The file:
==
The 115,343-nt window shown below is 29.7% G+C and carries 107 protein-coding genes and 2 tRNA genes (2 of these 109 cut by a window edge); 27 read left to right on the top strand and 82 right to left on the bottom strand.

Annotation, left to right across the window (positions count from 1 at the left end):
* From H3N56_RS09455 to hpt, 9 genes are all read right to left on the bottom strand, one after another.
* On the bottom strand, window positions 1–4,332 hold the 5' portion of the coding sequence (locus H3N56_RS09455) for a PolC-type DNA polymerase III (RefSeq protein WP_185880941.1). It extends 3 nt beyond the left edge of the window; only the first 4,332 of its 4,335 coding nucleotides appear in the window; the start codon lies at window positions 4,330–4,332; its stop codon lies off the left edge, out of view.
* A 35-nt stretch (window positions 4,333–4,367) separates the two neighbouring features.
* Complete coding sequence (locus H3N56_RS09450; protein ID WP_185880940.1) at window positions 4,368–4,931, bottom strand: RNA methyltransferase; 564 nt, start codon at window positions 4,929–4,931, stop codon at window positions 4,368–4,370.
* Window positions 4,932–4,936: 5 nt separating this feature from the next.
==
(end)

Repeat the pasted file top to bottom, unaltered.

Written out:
The 115,343-nt window shown below is 29.7% G+C and carries 107 protein-coding genes and 2 tRNA genes (2 of these 109 cut by a window edge); 27 read left to right on the top strand and 82 right to left on the bottom strand.

Annotation, left to right across the window (positions count from 1 at the left end):
* From H3N56_RS09455 to hpt, 9 genes are all read right to left on the bottom strand, one after another.
* On the bottom strand, window positions 1–4,332 hold the 5' portion of the coding sequence (locus H3N56_RS09455) for a PolC-type DNA polymerase III (RefSeq protein WP_185880941.1). It extends 3 nt beyond the left edge of the window; only the first 4,332 of its 4,335 coding nucleotides appear in the window; the start codon lies at window positions 4,330–4,332; its stop codon lies off the left edge, out of view.
* A 35-nt stretch (window positions 4,333–4,367) separates the two neighbouring features.
* Complete coding sequence (locus H3N56_RS09450; protein ID WP_185880940.1) at window positions 4,368–4,931, bottom strand: RNA methyltransferase; 564 nt, start codon at window positions 4,929–4,931, stop codon at window positions 4,368–4,370.
* Window positions 4,932–4,936: 5 nt separating this feature from the next.